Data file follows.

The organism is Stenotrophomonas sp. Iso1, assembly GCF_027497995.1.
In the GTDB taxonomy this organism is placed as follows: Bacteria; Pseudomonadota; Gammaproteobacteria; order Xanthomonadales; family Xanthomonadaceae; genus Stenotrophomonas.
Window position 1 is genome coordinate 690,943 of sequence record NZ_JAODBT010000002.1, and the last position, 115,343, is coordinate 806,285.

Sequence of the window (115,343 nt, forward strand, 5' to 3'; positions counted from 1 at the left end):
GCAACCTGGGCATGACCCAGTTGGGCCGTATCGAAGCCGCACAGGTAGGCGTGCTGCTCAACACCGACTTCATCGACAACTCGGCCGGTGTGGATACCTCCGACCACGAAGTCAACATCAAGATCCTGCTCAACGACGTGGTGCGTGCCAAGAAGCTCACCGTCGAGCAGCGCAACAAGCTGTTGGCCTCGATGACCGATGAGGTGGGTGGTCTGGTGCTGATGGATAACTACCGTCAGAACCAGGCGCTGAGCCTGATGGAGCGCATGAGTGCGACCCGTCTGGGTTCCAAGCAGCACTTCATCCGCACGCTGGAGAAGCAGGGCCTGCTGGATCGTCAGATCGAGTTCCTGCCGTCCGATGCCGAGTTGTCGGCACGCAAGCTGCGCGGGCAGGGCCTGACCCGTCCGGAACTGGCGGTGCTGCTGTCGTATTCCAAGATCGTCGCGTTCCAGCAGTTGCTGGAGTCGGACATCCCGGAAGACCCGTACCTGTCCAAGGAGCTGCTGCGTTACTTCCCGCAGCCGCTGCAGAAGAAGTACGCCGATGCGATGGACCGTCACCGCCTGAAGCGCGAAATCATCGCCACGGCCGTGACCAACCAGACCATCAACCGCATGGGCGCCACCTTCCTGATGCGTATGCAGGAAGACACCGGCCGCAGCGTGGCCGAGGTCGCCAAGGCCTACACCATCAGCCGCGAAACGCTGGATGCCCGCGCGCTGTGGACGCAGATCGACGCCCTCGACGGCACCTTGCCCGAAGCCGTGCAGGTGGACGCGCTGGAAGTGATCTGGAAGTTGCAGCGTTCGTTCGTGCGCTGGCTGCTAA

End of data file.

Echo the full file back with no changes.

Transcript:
The organism is Stenotrophomonas sp. Iso1, assembly GCF_027497995.1.
In the GTDB taxonomy this organism is placed as follows: Bacteria; Pseudomonadota; Gammaproteobacteria; order Xanthomonadales; family Xanthomonadaceae; genus Stenotrophomonas.
Window position 1 is genome coordinate 690,943 of sequence record NZ_JAODBT010000002.1, and the last position, 115,343, is coordinate 806,285.

Sequence of the window (115,343 nt, forward strand, 5' to 3'; positions counted from 1 at the left end):
GCAACCTGGGCATGACCCAGTTGGGCCGTATCGAAGCCGCACAGGTAGGCGTGCTGCTCAACACCGACTTCATCGACAACTCGGCCGGTGTGGATACCTCCGACCACGAAGTCAACATCAAGATCCTGCTCAACGACGTGGTGCGTGCCAAGAAGCTCACCGTCGAGCAGCGCAACAAGCTGTTGGCCTCGATGACCGATGAGGTGGGTGGTCTGGTGCTGATGGATAACTACCGTCAGAACCAGGCGCTGAGCCTGATGGAGCGCATGAGTGCGACCCGTCTGGGTTCCAAGCAGCACTTCATCCGCACGCTGGAGAAGCAGGGCCTGCTGGATCGTCAGATCGAGTTCCTGCCGTCCGATGCCGAGTTGTCGGCACGCAAGCTGCGCGGGCAGGGCCTGACCCGTCCGGAACTGGCGGTGCTGCTGTCGTATTCCAAGATCGTCGCGTTCCAGCAGTTGCTGGAGTCGGACATCCCGGAAGACCCGTACCTGTCCAAGGAGCTGCTGCGTTACTTCCCGCAGCCGCTGCAGAAGAAGTACGCCGATGCGATGGACCGTCACCGCCTGAAGCGCGAAATCATCGCCACGGCCGTGACCAACCAGACCATCAACCGCATGGGCGCCACCTTCCTGATGCGTATGCAGGAAGACACCGGCCGCAGCGTGGCCGAGGTCGCCAAGGCCTACACCATCAGCCGCGAAACGCTGGATGCCCGCGCGCTGTGGACGCAGATCGACGCCCTCGACGGCACCTTGCCCGAAGCCGTGCAGGTGGACGCGCTGGAAGTGATCTGGAAGTTGCAGCGTTCGTTCGTGCGCTGGCTGCTAA